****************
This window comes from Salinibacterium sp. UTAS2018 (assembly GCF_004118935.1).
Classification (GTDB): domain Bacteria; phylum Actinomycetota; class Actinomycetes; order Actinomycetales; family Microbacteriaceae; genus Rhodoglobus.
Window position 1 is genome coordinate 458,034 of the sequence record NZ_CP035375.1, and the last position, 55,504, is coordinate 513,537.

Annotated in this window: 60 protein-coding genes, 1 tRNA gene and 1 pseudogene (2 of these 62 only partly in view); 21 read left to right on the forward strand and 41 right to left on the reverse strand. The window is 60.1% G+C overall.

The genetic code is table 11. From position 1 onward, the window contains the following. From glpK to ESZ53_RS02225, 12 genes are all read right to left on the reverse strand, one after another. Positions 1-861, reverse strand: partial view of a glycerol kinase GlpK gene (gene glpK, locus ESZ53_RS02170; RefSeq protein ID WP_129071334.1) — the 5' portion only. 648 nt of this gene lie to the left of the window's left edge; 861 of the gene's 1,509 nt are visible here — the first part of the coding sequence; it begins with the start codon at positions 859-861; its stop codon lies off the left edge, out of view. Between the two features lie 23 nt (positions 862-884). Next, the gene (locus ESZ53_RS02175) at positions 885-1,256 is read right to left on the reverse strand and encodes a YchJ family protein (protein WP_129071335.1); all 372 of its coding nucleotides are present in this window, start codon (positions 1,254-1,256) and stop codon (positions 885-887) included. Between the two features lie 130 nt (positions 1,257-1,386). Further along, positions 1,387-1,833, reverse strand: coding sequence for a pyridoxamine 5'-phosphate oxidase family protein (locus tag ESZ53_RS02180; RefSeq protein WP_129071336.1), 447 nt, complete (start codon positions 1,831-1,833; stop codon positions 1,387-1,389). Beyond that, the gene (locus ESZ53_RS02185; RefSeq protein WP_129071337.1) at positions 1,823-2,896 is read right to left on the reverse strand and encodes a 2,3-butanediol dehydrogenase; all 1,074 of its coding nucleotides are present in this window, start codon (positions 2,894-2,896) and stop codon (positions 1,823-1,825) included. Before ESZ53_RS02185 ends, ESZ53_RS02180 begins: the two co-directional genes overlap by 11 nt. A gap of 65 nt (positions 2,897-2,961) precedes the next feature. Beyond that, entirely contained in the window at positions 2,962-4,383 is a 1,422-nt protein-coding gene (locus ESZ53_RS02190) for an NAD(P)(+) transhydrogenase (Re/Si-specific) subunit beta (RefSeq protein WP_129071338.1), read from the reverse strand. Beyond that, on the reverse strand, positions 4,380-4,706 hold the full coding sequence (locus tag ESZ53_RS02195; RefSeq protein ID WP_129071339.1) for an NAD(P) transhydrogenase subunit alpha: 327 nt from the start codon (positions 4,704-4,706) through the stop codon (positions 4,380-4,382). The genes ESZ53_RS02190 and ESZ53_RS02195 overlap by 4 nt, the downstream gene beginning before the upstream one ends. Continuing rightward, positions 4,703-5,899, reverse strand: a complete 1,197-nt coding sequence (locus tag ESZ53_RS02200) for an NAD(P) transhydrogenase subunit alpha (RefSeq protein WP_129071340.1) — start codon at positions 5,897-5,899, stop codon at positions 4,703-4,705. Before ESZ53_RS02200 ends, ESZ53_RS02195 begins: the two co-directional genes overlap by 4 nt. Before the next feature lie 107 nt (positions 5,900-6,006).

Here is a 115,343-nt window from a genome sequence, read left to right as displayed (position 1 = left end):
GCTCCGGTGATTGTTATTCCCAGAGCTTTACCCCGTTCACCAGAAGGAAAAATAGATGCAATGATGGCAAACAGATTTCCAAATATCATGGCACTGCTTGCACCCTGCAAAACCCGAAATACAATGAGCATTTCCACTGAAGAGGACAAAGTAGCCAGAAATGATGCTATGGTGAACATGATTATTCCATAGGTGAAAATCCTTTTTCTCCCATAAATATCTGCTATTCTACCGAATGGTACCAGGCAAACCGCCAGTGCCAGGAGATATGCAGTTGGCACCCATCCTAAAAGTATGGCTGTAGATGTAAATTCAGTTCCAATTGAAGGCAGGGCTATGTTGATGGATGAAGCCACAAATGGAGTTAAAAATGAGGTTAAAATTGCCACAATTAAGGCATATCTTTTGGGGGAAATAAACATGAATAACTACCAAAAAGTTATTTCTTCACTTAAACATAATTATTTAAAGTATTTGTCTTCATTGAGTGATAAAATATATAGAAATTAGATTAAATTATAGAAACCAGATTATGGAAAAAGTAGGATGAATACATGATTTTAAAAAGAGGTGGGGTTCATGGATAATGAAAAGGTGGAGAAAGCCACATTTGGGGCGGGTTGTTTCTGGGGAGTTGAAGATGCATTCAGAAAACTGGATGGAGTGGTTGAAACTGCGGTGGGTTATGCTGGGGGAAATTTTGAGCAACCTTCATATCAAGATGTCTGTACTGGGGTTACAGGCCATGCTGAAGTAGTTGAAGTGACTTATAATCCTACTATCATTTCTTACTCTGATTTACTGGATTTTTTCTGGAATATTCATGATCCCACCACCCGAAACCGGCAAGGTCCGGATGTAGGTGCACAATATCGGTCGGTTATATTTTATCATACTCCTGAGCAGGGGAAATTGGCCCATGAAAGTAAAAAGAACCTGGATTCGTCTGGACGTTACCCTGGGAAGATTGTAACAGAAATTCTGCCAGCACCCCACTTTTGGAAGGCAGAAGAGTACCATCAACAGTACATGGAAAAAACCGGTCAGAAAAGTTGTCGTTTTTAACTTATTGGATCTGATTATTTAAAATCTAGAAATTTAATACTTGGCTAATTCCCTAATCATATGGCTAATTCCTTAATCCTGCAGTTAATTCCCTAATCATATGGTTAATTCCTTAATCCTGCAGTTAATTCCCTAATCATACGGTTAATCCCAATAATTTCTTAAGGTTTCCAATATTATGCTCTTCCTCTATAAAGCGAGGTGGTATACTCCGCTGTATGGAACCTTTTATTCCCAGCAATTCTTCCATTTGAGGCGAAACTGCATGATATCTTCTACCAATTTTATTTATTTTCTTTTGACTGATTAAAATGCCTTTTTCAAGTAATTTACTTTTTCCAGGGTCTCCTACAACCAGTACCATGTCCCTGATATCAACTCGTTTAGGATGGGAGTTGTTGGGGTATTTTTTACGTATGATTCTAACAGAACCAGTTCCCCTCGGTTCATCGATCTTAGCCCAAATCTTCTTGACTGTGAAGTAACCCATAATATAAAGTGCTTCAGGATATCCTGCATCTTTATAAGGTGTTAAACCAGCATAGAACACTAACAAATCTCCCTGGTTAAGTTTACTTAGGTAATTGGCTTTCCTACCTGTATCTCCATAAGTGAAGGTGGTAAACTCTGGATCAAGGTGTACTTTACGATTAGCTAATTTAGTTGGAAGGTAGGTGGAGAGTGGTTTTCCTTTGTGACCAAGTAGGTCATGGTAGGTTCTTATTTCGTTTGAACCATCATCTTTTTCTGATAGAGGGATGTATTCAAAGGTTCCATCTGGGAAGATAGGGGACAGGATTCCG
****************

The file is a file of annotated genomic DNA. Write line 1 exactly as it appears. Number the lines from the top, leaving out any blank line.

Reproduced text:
This window comes from Salinibacterium sp. UTAS2018 (assembly GCF_004118935.1).